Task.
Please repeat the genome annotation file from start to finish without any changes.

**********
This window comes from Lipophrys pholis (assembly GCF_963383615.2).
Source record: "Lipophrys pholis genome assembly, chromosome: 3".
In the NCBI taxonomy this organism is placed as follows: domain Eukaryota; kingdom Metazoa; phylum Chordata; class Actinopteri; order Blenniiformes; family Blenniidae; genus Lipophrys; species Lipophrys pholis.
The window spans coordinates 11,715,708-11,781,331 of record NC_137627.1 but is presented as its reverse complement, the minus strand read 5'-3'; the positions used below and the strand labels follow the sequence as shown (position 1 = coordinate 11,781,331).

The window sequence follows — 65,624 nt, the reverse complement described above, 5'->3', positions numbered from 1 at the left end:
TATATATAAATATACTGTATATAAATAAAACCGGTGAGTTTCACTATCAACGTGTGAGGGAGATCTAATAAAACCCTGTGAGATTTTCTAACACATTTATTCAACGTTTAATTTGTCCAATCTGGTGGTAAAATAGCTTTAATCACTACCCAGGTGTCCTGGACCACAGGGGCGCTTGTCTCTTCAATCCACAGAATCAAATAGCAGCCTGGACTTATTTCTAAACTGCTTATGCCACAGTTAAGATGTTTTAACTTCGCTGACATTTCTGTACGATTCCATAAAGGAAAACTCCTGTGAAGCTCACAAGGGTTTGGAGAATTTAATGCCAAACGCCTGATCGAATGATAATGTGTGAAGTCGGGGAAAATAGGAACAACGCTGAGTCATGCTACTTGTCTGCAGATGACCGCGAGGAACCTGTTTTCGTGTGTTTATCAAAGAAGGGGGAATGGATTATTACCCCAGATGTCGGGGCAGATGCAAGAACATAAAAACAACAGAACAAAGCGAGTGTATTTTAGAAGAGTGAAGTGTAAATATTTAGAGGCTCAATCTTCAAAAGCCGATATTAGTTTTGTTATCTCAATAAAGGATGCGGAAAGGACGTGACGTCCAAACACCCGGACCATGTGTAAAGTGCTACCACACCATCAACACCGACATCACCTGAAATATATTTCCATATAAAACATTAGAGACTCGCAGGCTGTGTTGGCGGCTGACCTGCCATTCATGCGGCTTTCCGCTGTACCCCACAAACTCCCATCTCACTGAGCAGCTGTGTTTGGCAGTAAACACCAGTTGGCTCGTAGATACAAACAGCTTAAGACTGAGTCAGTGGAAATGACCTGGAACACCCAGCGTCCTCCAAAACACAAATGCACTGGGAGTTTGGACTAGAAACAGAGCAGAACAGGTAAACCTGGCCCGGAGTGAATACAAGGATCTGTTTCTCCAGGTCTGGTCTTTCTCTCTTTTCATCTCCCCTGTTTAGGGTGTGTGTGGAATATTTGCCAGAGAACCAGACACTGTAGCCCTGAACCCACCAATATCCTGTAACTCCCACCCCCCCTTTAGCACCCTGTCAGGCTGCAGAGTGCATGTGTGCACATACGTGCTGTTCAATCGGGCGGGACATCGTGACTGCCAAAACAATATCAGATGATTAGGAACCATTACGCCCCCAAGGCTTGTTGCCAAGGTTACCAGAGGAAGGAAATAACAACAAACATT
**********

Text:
This window comes from Lipophrys pholis (assembly GCF_963383615.2).
Source record: "Lipophrys pholis genome assembly, chromosome: 3".
In the NCBI taxonomy this organism is placed as follows: domain Eukaryota; kingdom Metazoa; phylum Chordata; class Actinopteri; order Blenniiformes; family Blenniidae; genus Lipophrys; species Lipophrys pholis.
The window spans coordinates 11,715,708-11,781,331 of record NC_137627.1 but is presented as its reverse complement, the minus strand read 5'-3'; the positions used below and the strand labels follow the sequence as shown (position 1 = coordinate 11,781,331).

The window sequence follows — 65,624 nt, the reverse complement described above, 5'->3', positions numbered from 1 at the left end:
TATATATAAATATACTGTATATAAATAAAACCGGTGAGTTTCACTATCAACGTGTGAGGGAGATCTAATAAAACCCTGTGAGATTTTCTAACACATTTATTCAACGTTTAATTTGTCCAATCTGGTGGTAAAATAGCTTTAATCACTACCCAGGTGTCCTGGACCACAGGGGCGCTTGTCTCTTCAATCCACAGAATCAAATAGCAGCCTGGACTTATTTCTAAACTGCTTATGCCACAGTTAAGATGTTTTAACTTCGCTGACATTTCTGTACGATTCCATAAAGGAAAACTCCTGTGAAGCTCACAAGGGTTTGGAGAATTTAATGCCAAACGCCTGATCGAATGATAATGTGTGAAGTCGGGGAAAATAGGAACAACGCTGAGTCATGCTACTTGTCTGCAGATGACCGCGAGGAACCTGTTTTCGTGTGTTTATCAAAGAAGGGGGAATGGATTATTACCCCAGATGTCGGGGCAGATGCAAGAACATAAAAACAACAGAACAAAGCGAGTGTATTTTAGAAGAGTGAAGTGTAAATATTTAGAGGCTCAATCTTCAAAAGCCGATATTAGTTTTGTTATCTCAATAAAGGATGCGGAAAGGACGTGACGTCCAAACACCCGGACCATGTGTAAAGTGCTACCACACCATCAACACCGACATCACCTGAAATATATTTCCATATAAAACATTAGAGACTCGCAGGCTGTGTTGGCGGCTGACCTGCCATTCATGCGGCTTTCCGCTGTACCCCACAAACTCCCATCTCACTGAGCAGCTGTGTTTGGCAGTAAACACCAGTTGGCTCGTAGATACAAACAGCTTAAGACTGAGTCAGTGGAAATGACCTGGAACACCCAGCGTCCTCCAAAACACAAATGCACTGGGAGTTTGGACTAGAAACAGAGCAGAACAGGTAAACCTGGCCCGGAGTGAATACAAGGATCTGTTTCTCCAGGTCTGGTCTTTCTCTCTTTTCATCTCCCCTGTTTAGGGTGTGTGTGGAATATTTGCCAGAGAACCAGACACTGTAGCCCTGAACCCACCAATATCCTGTAACTCCCACCCCCCCTTTAGCACCCTGTCAGGCTGCAGAGTGCATGTGTGCACATACGTGCTGTTCAATCGGGCGGGACATCGTGACTGCCAAAACAATATCAGATGATTAGGAACCATTACGCCCCCAAGGCTTGTTGCCAAGGTTACCAGAGGAAGGAAATAACAACAAACATT